According to a recent article in the New York Times on “The Allure of Vertical Forests,” cities currently cover about 3% of the Earth’s land. However, some forecasts say that population growth and migration could push that proportion up to about 10% by 2030. And it’s pretty certain that almost all of that will go into sprawl of existing urbanization over surrounding woods and fields. No amount of vertical forests or inside gardens, no matter how good, can compensate for the loss of such green space and arable land.
So what is the possibility of building new cities – including vertical forests – in marginal lands where food crops and shade trees aren’t otherwise so easy to grow? Even in the middle of the Sahara – perhaps surrounded by expanses of solar panels and wind turbines, and pools of desalinated water, if we are to accept the feasibility of some schemes?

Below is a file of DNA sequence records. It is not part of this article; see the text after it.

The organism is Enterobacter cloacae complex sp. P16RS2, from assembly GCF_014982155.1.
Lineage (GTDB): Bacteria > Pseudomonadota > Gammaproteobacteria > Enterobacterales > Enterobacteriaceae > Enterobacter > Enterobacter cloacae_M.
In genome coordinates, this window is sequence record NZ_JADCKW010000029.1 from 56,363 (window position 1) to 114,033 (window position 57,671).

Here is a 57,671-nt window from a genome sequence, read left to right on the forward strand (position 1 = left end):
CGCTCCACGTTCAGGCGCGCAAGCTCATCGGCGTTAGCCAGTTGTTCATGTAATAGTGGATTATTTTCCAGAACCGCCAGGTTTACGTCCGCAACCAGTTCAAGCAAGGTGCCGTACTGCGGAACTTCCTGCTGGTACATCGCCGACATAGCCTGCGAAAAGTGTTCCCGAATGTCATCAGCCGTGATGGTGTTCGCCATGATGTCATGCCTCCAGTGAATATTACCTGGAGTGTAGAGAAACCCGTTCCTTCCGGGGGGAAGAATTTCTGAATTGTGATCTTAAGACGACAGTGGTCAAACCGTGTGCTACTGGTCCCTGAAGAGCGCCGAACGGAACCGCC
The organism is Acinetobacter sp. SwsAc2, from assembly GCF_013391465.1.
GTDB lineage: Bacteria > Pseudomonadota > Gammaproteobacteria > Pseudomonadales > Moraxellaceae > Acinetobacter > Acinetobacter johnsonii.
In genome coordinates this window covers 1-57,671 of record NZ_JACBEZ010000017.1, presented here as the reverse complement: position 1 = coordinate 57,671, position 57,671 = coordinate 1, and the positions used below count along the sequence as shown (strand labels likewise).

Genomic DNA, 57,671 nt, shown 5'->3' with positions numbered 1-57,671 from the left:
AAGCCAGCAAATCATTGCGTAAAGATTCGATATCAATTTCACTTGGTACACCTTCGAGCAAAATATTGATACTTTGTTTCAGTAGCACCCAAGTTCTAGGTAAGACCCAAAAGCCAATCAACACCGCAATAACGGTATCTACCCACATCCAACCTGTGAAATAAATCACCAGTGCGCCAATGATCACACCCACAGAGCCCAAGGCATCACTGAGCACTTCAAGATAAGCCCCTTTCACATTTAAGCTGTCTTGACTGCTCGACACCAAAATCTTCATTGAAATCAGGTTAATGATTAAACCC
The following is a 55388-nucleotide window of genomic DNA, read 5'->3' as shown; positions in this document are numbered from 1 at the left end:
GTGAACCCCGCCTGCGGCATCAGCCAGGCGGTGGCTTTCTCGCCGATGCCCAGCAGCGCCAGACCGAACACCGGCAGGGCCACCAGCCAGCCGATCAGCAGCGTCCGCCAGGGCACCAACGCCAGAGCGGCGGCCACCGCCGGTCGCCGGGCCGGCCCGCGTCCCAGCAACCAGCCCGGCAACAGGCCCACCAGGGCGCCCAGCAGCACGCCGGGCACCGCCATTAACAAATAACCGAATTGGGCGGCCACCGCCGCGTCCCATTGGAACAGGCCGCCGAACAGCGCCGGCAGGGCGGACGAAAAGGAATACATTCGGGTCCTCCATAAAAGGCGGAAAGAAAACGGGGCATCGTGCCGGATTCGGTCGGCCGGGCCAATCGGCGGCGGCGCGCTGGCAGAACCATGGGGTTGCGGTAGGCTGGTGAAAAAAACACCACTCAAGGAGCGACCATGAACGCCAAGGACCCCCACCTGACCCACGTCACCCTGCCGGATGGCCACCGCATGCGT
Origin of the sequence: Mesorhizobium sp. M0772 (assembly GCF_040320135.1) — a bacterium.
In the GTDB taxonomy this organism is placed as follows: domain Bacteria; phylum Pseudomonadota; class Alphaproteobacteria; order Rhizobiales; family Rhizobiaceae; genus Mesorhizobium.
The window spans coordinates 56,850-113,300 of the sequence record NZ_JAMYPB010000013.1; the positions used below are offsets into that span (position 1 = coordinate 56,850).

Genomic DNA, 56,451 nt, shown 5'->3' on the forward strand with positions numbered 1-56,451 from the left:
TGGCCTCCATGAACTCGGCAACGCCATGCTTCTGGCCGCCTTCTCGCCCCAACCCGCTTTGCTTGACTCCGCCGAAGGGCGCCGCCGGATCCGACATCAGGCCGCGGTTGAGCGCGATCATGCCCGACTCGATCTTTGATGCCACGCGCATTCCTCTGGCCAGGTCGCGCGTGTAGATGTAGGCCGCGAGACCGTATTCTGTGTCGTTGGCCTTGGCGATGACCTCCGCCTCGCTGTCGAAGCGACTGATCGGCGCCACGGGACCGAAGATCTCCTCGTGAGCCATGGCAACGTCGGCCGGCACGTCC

The vertical forest, which is the idea of architect and urban planner Stefano Boeri, is actually intended to help offset some of the intense use of resources and production of carbon dioxide in urban centers – while improving the living environment for people. Such towers have been built in or conceptualized for existing cities, each project unique to its location.
It is interesting to note that Boeri has also developed a conceptualization of vertical forests in domed cities on Mars. Readers of this blog may recall my contention two years ago that schemes for settling Mars – whether or not they will ever be realized – should at least be prefaced by experience with new cities in Earth’s harshest deserts. In that post, I highlighted another concept by OXO Architectes for a tower city designed specifically for the Moroccan desert.
So on a very Earth-bound, practical level, should we encourage more green tower concepts for new cities in deserts like the Sahara – concepts that could in effect help “green the desert” through sustainable urbanization?